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Angels & Demons Blu-ray Review

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by AVForums Sep 11, 2009

  • Movies review


    Angels & Demons Blu-ray Review
    SRP: £24.99


    With 'Angels & Demons' on Region B locked Blu-ray we have a first class 1080p AVC/MPEG-4 transfer framed in the widescreen 2.40:1 aspect ratio. You'd expect it to look good though, as it was taken from a very recent source with no dirt or dust evident. The lighting style used on the film is of the striking, very directional kind with bright highlights on one side of a face and shadow on the other, causing stark contrast. The transfer resolves this contrast well, with some deep blacks in the many dark night shots.
    The detail is particularly good in close-ups and I recall finding myself marvelling at the skin pores on a Cardinal's nose. Skin tones are mostly of the brownish, Hollywood tan type and the image is consistently sharp throughout with no hint of ringing caused by over sharpening. Grain was not really noticeable, but with so much happening on screen you just wouldn't be aware of it.
    As mentioned in the movie review, the colour of the Cardinals' robes just leaps off the screen at you as fully saturated reds with no bleed. I'd hate to see this scene on VHS.
    Overall, a handsome image for a creatively lit movie.

    Angels & Demons Picture


    The audio on 'Angels & Demons' excels in the DTS-HD MA 5.1 mix that makes full use of the surrounds in many scenes - as you'd expect from a blockbuster. One standout scene is where we're given a visual representation of the creation of anti-matter at CERN. As we fly alongside the particles in the Hadron Collider the sound swoops and swooshes as it's steered accurately around the sound field. Real Demo room stuff!

    Hans Zimmer's pulsing, driving score is reproduced faithfully - providing a heartbeat for the movie while underlining the urgency with a hint of menace from the subwoofer. Dialogue is kept clear and crisp on the centre speaker throughout. On the opening news report we get the nasal pinching effect of a TV speaker as we're filled in on events that have occurred.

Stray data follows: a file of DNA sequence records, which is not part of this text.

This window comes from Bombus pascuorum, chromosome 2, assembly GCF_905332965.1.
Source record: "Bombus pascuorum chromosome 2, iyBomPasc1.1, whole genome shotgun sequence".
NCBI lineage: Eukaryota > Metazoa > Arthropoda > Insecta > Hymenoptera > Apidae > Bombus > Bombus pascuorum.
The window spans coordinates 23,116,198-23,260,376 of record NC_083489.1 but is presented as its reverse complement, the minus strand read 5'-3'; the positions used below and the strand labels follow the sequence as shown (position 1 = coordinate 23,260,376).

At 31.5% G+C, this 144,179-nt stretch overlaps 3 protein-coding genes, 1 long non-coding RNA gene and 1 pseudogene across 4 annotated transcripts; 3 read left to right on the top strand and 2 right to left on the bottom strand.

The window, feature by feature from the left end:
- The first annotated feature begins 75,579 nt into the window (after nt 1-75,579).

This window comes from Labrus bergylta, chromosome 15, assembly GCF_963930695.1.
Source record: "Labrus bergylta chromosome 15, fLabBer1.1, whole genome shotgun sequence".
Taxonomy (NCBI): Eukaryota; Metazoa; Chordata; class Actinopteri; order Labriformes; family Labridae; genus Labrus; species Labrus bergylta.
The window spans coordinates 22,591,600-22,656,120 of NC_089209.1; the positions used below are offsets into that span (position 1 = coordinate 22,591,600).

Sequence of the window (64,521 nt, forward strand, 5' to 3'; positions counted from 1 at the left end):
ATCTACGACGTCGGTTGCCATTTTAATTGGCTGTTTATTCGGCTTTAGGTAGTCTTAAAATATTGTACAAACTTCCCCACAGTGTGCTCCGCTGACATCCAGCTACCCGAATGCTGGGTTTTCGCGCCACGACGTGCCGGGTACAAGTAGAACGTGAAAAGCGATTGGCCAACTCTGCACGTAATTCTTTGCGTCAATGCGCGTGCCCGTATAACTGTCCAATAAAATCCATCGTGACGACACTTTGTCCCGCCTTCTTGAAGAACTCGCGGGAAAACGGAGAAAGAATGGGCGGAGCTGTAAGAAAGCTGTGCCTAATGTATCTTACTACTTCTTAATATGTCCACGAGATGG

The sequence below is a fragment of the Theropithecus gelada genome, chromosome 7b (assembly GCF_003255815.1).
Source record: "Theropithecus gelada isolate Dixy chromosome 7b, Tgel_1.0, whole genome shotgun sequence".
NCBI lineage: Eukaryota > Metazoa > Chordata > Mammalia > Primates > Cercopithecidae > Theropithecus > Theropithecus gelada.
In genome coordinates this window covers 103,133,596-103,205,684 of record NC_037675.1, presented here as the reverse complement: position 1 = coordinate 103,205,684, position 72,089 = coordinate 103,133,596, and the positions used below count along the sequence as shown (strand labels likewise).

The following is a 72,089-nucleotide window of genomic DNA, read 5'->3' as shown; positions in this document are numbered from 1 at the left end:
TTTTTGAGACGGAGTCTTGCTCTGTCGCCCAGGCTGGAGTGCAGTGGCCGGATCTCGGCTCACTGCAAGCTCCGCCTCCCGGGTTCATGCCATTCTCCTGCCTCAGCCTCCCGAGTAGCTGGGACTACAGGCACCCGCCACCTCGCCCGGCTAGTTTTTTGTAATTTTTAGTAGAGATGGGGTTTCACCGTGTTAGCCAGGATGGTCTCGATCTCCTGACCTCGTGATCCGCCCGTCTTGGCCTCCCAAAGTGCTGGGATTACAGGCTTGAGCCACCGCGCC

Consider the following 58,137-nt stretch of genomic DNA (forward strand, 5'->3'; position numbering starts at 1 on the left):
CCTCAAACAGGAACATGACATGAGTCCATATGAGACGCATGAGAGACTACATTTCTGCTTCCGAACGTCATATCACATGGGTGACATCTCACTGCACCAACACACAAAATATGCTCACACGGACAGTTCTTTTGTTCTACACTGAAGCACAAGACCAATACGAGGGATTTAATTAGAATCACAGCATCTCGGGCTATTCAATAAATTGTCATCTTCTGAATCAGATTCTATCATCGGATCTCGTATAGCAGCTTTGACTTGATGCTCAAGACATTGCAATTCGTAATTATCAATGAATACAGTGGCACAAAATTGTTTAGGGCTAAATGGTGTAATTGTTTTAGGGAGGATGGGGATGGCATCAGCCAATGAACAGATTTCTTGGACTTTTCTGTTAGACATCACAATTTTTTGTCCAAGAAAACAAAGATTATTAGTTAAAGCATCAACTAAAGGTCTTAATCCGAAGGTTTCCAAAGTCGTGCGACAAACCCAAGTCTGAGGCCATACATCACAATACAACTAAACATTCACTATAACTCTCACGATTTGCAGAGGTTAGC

This is a sound mix of which the dubbing mixer should be justifiably proud.

    Angels & Demons Sound


    'Angels & Demons' contains both the Theatrical version of the film with a running time of 2 hours 18 minutes as well as the Extended version which runs for an extra 8 minutes. My review is based upon watching the Extended version.
    I could not find a Director's Commentary on the pre-release 'Testmold' disc submitted for review, but the following bonus features were present.

    • Movie IQ

      This is the first Sony release to use the Movie IQ BD Live feature and takes Blu-ray a step closer to fulfilling the functionality described before the format's release.
      Movie IQ uses the Gracenote database to provide a scene specific graphic overlay on the right hand side of the screen. If you choose to watch the film with Movie IQ, a lightbulb glows on scenes to indicate there is information waiting to be viewed. On pressing the Enter key, text based data with cast and crew details, music track including composer, artist and album is displayed. There's even data about locations and filming details. Short clips can also be accessed. It's good, if a bit gimmicky, but film buffs will love it.